The agency's two other types of environmental objectives—the 16 environmental quality objectives and 24 milestone targets—are designed to make this generational goal more tangible and thereby facilitate progress. Sixteen environmental quality objectives describe the state of the environment that Sweden wishes to achieve by year 2020 (Naturvårdsverket, 2016c, para. 1). For each objective there are a number of specifications that clarify what has to be done to meet the goals. The objectives outlined are:
(Naturvårdsverket, 2015, p.1)
The milestone targets in the national environmental objectives define how to reach the generational goal and the environmental quality objectives. Twenty-four milestones have been adopted by the Swedish government within the following areas: reduced climate impact, waste management, biodiversity, hazardous substances and air pollution. These stage goals identify a desired social transformation; they are steps on the way to reach the generational goal and other environmental quality objectives. They show what Sweden as a nation can do and clarify where action should be taken, (Naturvårdsverket, 2016e, para. 1). An important aim for the environmental quality objectives and milestones is that they should guide society's governmental authorities and private actors (Naturvårdsverket, 2016c, p.1).
It is with frameworks like the generational goal, the milestones, and the environmental quality objectives, that the Swedish government develops and implements its environmental initiatives. One such initiative, Fossil-free Sweden, aims to make Sweden the first fossil-fuel free nation by year 2050. To reach this goal, the government will actively encourage all members in Swedish society to reduce their emissions. The initiative is beneficial for the environment and also gives recognition to citizens that actively contribute to the protection of our environment (Swedish Government 2015b, para. 1). Another government initiative, Klimatklivet, is managed in collaboration with other central agencies. It aims to encourage members in the society to invest in local based climate projects. Under this program, private actors, such as you and me, can apply for money from the government to execute climate change projects. These projects can be anything from building loading stations in the countryside for electric vehicles to investing in solar panels (Naturvårdsverket, 2016b, para. 1-2.).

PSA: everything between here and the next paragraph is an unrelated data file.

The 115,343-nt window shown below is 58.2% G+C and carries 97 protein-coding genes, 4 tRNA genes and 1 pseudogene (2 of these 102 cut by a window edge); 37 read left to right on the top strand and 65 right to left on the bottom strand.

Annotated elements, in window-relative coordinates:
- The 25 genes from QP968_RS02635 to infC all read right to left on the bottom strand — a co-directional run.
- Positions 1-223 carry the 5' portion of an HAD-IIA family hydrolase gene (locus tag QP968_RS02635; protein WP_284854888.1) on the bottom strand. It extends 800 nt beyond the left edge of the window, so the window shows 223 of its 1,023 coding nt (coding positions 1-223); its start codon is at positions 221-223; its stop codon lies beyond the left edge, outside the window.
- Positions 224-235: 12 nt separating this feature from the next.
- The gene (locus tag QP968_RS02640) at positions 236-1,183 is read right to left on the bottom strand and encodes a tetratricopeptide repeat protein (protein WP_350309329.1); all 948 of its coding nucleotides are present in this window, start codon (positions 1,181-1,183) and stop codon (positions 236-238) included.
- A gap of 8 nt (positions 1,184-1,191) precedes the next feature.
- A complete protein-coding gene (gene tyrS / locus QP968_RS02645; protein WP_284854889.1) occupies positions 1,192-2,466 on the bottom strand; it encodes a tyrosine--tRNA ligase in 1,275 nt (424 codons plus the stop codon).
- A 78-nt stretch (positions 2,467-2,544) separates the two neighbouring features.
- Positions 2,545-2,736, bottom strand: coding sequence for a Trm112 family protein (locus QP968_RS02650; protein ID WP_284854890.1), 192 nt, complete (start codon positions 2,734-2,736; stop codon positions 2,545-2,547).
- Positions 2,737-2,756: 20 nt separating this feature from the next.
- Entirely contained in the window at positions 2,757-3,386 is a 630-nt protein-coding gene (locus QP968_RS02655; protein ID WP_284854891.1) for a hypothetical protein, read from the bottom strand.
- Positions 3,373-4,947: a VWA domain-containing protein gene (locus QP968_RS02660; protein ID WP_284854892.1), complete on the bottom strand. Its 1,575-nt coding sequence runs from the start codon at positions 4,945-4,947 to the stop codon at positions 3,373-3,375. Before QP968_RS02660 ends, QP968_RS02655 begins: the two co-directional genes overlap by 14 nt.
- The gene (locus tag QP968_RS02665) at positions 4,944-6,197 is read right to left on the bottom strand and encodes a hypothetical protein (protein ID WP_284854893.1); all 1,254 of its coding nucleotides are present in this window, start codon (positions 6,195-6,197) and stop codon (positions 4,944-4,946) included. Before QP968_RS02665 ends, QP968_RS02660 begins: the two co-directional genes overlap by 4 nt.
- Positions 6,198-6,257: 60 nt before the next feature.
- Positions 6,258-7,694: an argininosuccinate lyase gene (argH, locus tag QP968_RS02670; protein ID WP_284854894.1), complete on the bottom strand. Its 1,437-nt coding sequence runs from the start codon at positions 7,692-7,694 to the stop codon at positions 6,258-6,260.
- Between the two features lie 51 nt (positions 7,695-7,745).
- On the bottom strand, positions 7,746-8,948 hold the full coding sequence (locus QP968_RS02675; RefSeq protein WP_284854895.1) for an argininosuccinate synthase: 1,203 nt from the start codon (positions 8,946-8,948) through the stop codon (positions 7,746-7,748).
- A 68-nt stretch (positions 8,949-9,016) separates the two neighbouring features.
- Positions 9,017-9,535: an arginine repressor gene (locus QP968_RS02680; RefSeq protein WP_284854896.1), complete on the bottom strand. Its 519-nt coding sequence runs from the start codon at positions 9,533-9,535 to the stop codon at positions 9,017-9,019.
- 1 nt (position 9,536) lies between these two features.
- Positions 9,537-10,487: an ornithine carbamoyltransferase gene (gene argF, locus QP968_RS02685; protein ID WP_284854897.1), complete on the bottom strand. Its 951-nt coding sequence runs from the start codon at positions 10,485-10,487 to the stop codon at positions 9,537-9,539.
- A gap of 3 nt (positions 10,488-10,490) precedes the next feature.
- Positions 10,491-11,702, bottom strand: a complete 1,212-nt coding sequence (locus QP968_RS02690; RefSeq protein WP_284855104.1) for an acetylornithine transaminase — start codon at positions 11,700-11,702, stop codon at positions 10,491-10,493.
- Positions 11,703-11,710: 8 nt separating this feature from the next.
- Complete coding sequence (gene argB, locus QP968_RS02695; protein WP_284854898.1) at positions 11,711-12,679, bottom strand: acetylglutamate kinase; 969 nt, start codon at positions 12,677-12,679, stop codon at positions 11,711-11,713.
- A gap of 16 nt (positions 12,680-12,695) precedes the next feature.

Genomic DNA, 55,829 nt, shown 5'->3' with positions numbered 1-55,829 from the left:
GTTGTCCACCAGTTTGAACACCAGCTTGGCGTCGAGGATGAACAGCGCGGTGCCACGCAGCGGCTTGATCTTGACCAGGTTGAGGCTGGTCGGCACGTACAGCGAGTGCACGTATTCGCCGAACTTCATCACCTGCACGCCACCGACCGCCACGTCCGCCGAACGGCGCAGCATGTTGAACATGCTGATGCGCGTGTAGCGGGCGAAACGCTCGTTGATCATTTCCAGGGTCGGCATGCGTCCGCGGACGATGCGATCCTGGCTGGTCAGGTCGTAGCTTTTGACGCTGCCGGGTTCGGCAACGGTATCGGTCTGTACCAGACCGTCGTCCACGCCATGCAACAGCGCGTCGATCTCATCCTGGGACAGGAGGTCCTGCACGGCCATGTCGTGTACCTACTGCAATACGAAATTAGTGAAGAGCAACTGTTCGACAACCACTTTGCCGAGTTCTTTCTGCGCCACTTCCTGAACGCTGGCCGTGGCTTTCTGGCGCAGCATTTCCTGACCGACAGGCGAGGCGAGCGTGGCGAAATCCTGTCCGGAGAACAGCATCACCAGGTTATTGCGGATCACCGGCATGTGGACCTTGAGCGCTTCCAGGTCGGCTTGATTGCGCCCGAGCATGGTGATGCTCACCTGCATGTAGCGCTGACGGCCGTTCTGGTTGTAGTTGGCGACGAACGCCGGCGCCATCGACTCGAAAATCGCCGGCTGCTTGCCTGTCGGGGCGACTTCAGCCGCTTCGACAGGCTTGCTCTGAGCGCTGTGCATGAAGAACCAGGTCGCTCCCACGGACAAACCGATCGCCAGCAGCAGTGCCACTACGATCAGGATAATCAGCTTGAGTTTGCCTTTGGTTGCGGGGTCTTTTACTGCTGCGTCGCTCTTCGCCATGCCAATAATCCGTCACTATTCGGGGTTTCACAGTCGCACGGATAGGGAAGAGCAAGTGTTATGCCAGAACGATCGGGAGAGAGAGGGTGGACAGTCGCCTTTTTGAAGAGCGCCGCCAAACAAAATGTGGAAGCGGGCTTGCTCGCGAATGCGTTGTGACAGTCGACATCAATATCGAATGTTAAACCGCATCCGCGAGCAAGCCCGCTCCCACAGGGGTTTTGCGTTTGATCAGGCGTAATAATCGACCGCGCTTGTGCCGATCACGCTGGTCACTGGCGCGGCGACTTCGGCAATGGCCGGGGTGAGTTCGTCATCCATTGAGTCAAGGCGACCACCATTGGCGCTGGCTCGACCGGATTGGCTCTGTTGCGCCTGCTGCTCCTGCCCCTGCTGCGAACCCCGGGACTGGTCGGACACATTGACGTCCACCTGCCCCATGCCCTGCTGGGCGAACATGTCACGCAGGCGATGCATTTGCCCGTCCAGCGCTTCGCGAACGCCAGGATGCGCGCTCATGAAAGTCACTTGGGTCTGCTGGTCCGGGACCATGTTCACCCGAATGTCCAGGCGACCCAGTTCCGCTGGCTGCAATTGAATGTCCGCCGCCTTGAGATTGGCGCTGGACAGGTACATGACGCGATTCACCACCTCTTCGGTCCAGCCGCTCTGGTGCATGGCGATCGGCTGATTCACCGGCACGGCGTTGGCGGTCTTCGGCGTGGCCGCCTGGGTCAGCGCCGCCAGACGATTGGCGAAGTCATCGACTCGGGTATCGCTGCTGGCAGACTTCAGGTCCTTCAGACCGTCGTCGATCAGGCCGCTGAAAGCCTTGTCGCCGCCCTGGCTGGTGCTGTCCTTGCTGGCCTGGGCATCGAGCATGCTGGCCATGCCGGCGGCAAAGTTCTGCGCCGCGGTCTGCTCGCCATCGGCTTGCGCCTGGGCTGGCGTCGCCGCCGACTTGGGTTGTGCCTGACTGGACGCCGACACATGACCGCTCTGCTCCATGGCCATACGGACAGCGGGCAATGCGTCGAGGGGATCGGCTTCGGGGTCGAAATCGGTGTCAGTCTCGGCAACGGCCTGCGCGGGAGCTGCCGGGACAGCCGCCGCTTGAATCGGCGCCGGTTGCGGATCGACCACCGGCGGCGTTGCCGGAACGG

Sweden has a well-structured environmental policy with clear goals for climate action both nationwide and internationally. The Swedish government and other organizations and central agencies are able to lead by example and encourage actors in other countries to follow their footsteps. Despite the small size of the country and the small amount of inhabitants, the Swedish way of sustainable living can make a difference in the world. The international agreement in Paris is a huge step towards international collaboration for a sustainable planet—one nation cannot save the planet by itself but together and with goals in common, all nations will take part in the change of the planet's destiny.
Maria Månsson is a graduate of the Bachelor program of Media and Communication at Umeå University in Sweden. During the winter term 2015 Maria studied in the Communication program at Grant McEwan University. She lives in Sweden where she works with public relations and communication in the outdoor field. Maria is both an editor and an author for this years' journal.